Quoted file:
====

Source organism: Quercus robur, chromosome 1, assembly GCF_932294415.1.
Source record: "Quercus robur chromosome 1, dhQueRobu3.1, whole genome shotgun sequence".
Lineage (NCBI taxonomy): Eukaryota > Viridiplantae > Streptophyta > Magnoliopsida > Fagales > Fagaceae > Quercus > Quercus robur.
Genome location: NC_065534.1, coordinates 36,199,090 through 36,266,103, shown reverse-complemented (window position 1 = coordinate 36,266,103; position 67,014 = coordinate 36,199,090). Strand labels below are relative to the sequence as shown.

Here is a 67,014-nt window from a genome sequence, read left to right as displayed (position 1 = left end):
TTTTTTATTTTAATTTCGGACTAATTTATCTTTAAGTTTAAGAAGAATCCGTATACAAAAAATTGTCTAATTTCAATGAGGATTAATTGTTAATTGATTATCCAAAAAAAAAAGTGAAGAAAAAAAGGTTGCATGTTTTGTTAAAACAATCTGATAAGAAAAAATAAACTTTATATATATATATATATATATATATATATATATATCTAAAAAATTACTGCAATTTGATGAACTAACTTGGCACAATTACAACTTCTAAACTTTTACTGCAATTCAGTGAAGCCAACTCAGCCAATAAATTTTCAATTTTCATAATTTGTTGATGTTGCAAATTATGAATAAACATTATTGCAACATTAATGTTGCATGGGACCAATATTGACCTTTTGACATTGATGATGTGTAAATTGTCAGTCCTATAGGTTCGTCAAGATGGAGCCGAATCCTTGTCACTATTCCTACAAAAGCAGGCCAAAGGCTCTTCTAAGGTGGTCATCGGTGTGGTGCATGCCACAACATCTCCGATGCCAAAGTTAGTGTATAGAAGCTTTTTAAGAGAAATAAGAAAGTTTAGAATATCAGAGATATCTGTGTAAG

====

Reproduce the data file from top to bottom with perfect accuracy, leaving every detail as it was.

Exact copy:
Source organism: Quercus robur, chromosome 1, assembly GCF_932294415.1.
Source record: "Quercus robur chromosome 1, dhQueRobu3.1, whole genome shotgun sequence".
Lineage (NCBI taxonomy): Eukaryota > Viridiplantae > Streptophyta > Magnoliopsida > Fagales > Fagaceae > Quercus > Quercus robur.
Genome location: NC_065534.1, coordinates 36,199,090 through 36,266,103, shown reverse-complemented (window position 1 = coordinate 36,266,103; position 67,014 = coordinate 36,199,090). Strand labels below are relative to the sequence as shown.

Here is a 67,014-nt window from a genome sequence, read left to right as displayed (position 1 = left end):
TTTTTTATTTTAATTTCGGACTAATTTATCTTTAAGTTTAAGAAGAATCCGTATACAAAAAATTGTCTAATTTCAATGAGGATTAATTGTTAATTGATTATCCAAAAAAAAAAGTGAAGAAAAAAAGGTTGCATGTTTTGTTAAAACAATCTGATAAGAAAAAATAAACTTTATATATATATATATATATATATATATATATATATCTAAAAAATTACTGCAATTTGATGAACTAACTTGGCACAATTACAACTTCTAAACTTTTACTGCAATTCAGTGAAGCCAACTCAGCCAATAAATTTTCAATTTTCATAATTTGTTGATGTTGCAAATTATGAATAAACATTATTGCAACATTAATGTTGCATGGGACCAATATTGACCTTTTGACATTGATGATGTGTAAATTGTCAGTCCTATAGGTTCGTCAAGATGGAGCCGAATCCTTGTCACTATTCCTACAAAAGCAGGCCAAAGGCTCTTCTAAGGTGGTCATCGGTGTGGTGCATGCCACAACATCTCCGATGCCAAAGTTAGTGTATAGAAGCTTTTTAAGAGAAATAAGAAAGTTTAGAATATCAGAGATATCTGTGTAAG